# Checking whether users have a role that allows them to index sheets

Is there any DRYer way to write this method ? or is it better to keep it this way for better reader understanding ...

Each role has a list of authorised activities for a specific resource ( in this case Sheet) , a user may have multiple roles ( depending upon his company, his working group in the company, his function in the working group). This method is a sheet_policy, if among all roles , the current user can "index" sheets, the method returns true otherwise it returns false

   def index?
# check if sheet#index is listed in current_user roles activities
sheet_activities = []
user.roles.each {|role| sheet_activities << role.activities["sheet"]}
return false if sheet_activities.first.nil? # no authorized activities on Sheet
sheet_activities.flatten.uniq!.include?("index")
end


activities is a JSONB attribute of the Sheet record ...

create_table :roles do |t|
t.string      :company, null: false, default: Settings.company.default.name
t.string      :group
t.string      :function
t.jsonb       :activities, null: false, default: '{}'
t.timestamps  null: false


Seeding example :

   @role_accounting_employee = Role.create( group: "accounting", function: "employee")  # default company : "internal"
@role_accounting_employee.activities.deep_merge!({sheet: %w(show index) })

• Why do you check sheet_activities.first.nil?? Is there anything special about the user's first role? – 200_success Sep 19 '15 at 1:43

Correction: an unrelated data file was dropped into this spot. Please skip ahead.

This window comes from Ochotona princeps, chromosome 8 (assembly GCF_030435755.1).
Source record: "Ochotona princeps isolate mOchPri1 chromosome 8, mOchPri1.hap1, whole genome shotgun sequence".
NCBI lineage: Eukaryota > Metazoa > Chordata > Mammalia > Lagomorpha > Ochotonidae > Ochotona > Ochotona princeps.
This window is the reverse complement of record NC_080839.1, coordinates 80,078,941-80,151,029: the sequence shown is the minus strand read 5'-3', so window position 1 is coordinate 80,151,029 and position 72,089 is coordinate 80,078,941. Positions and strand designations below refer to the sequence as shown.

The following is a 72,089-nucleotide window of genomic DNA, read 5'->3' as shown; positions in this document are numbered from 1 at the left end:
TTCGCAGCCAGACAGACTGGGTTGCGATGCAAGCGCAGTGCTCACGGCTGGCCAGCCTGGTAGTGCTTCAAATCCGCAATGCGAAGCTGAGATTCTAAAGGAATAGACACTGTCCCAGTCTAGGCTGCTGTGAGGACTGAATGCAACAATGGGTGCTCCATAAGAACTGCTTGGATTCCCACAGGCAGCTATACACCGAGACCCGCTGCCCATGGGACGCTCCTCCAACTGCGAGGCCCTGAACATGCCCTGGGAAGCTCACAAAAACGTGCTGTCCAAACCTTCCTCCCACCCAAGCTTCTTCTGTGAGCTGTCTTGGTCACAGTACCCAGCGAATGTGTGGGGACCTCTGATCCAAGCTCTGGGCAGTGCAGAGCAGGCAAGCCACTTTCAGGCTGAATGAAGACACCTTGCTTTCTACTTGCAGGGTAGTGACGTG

• the :activities field is a JSONB structure which is defaulted to an empty hash. It can be filled dynamically later with authorised activities on different resources ( :sheet is one of them , but not necessarily present... ) so my first test in this case is to test if any allowed activities for the :sheet resource exist... :using .each I got a sheet.activities being [nil] Using .map should avoid it... – erwin Sep 19 '15 at 16:24

[Improved with flat_map thanks to @tokland.]

def index?

In Ruby, it is almost never necessary to set a temporary variable to empty and iterate over an object, given the power of methods like map, reduce, find, all?, etc. I don't see the need to use uniq! since it doesn't change whether index will be present or not. It's unclear why you're checking for nil on the first sheet_activities (since you can't guarantee what will be first without sorting), but if you just want to return false when sheet_activities are nil, the above will already do so.